UN: Statement on Women Human Rights Defenders’ Report of the UNSR
The UN Special Rapporteur on Human Rights Defenders recently produced this report on the the situation of women human rights defenders. In response, the Women Human Rights Defenders International Coalition, of which MADRE is a member, produced this statement that was read at the Human Rights Council.
UN: Oral Statement at HRC 16th session: IWRAW Asia Pacific, Shirkat Gah – Pakistan & VNC
Thank you Mr. President. I am delivering this statement on behalf of Shirkat Gah – Pakistan, Baobab for Women’s Human Rights –Nigeria, IWRAW Asia Pacific, Partners for Law in Development – India, and the Violence is Not our Culture campaign. The Vienna Declaration and Program of Action affirms that “the human rights of women and of the girl-child are an inalienable, integral and indivisible part of universal human rights”. It prioritises the full and equal participation of women in all dimensions of their lives. It calls for the eradication of all forms of discrimination on grounds of sex as a priority objective of the international community. It considers that acts of gender-based violence, including those resulting from cultural prejudice, are incompatible with the dignity and worth of the human person, and must be eliminated. Coupled with the fact that 186 members States of the UN have also ratified the Convention on the Elimination of all Forms of Discrimination Against Women, States are legally obligated to ensure that the social causes of inequality and discrimination against women are eliminated, including those based on social and cultural patterns of conduct that are premised on the inferior or subordinate status of women in family and in public life.
UN: Special Rapporteur has been appointed for Iran
A Special Rapporteur has been appointed by the UN Human Rights Council (UNHRC) to investigate the situation in Iran. When asked how this would affect the situation in Iran, human rights lawyer Shadi Sadr told Arseh Sevom that the reports of previous Special Rapporteurs (Galindopole and Copithorne), appointed before the establishment of the UNHRC, had a positive effect on the conditions in the country, particularly on those of political prisoners.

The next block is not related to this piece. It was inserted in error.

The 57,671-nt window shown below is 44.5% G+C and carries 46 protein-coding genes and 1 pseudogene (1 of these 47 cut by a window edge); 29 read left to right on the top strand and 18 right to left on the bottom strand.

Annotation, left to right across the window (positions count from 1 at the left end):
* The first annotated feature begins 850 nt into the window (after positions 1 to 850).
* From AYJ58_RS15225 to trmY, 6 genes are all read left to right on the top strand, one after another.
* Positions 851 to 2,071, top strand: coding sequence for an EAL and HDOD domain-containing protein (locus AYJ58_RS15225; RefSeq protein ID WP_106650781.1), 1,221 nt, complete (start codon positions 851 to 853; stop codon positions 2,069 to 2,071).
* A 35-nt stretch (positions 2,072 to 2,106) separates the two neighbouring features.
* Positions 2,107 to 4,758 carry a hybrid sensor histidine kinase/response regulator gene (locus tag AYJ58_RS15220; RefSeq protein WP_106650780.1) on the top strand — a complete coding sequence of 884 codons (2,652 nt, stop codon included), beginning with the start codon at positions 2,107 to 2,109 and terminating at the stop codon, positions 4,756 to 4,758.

WLUML networkers celebrate International Women’s Day 2011
On International Women’s Day 2011, WLUML would like to share a few of the many successes and struggles of our networkers across the world: from Malaysia, Sudan, Pakistan and Egypt.
Yemen: Interview with Amal Basha, Sisters’ Arab Forum for Human Rights
In what ways are women participating in the protests in Yemen? The leading force behind this movement are the students from Sana’a University. They are gathered in Al-Huriya Square (Freedom Square) in front of the University. Women and women’s organisations are participating in the demonstrations and supporting the demonstrators, they stay until late at night in Freedom Square. In general, the students are protecting the women who are demonstrating on the square. Women are not generally targeted by the security forces in the repression of the protests because there would be an outcry. One woman demonstrator was arrested and imprisoned a couple of weeks ago, but she was released after one night, because we protested.